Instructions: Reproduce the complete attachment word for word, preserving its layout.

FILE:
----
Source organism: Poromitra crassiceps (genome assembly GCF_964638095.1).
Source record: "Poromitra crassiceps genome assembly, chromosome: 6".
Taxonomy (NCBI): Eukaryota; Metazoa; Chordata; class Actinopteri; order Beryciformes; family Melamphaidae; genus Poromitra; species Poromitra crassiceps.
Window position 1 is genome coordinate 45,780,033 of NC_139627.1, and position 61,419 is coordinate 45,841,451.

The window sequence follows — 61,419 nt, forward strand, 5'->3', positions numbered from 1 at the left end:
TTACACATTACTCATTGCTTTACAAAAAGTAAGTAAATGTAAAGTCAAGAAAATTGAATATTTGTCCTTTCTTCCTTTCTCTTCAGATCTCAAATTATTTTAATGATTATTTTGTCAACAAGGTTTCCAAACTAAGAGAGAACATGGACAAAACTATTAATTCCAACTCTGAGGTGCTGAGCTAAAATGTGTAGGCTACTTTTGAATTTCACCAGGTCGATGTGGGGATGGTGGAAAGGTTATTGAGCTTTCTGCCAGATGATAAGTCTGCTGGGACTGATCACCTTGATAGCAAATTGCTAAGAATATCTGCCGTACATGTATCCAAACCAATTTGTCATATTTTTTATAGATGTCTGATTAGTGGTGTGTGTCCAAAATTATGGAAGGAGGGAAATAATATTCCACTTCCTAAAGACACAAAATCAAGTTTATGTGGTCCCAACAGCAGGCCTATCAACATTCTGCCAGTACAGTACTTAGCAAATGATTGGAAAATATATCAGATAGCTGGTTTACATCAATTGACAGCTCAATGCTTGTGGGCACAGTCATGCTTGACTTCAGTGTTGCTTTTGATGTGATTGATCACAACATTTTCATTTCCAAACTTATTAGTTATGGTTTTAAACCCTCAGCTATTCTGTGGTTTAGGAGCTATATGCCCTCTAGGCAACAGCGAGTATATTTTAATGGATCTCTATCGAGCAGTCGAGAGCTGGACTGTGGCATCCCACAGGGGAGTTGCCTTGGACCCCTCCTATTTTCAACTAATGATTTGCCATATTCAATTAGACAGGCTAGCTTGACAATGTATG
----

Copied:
Source organism: Poromitra crassiceps (genome assembly GCF_964638095.1).
Source record: "Poromitra crassiceps genome assembly, chromosome: 6".
Taxonomy (NCBI): Eukaryota; Metazoa; Chordata; class Actinopteri; order Beryciformes; family Melamphaidae; genus Poromitra; species Poromitra crassiceps.
Window position 1 is genome coordinate 45,780,033 of NC_139627.1, and position 61,419 is coordinate 45,841,451.

The window sequence follows — 61,419 nt, forward strand, 5'->3', positions numbered from 1 at the left end:
TTACACATTACTCATTGCTTTACAAAAAGTAAGTAAATGTAAAGTCAAGAAAATTGAATATTTGTCCTTTCTTCCTTTCTCTTCAGATCTCAAATTATTTTAATGATTATTTTGTCAACAAGGTTTCCAAACTAAGAGAGAACATGGACAAAACTATTAATTCCAACTCTGAGGTGCTGAGCTAAAATGTGTAGGCTACTTTTGAATTTCACCAGGTCGATGTGGGGATGGTGGAAAGGTTATTGAGCTTTCTGCCAGATGATAAGTCTGCTGGGACTGATCACCTTGATAGCAAATTGCTAAGAATATCTGCCGTACATGTATCCAAACCAATTTGTCATATTTTTTATAGATGTCTGATTAGTGGTGTGTGTCCAAAATTATGGAAGGAGGGAAATAATATTCCACTTCCTAAAGACACAAAATCAAGTTTATGTGGTCCCAACAGCAGGCCTATCAACATTCTGCCAGTACAGTACTTAGCAAATGATTGGAAAATATATCAGATAGCTGGTTTACATCAATTGACAGCTCAATGCTTGTGGGCACAGTCATGCTTGACTTCAGTGTTGCTTTTGATGTGATTGATCACAACATTTTCATTTCCAAACTTATTAGTTATGGTTTTAAACCCTCAGCTATTCTGTGGTTTAGGAGCTATATGCCCTCTAGGCAACAGCGAGTATATTTTAATGGATCTCTATCGAGCAGTCGAGAGCTGGACTGTGGCATCCCACAGGGGAGTTGCCTTGGACCCCTCCTATTTTCAACTAATGATTTGCCATATTCAATTAGACAGGCTAGCTTGACAATGTATG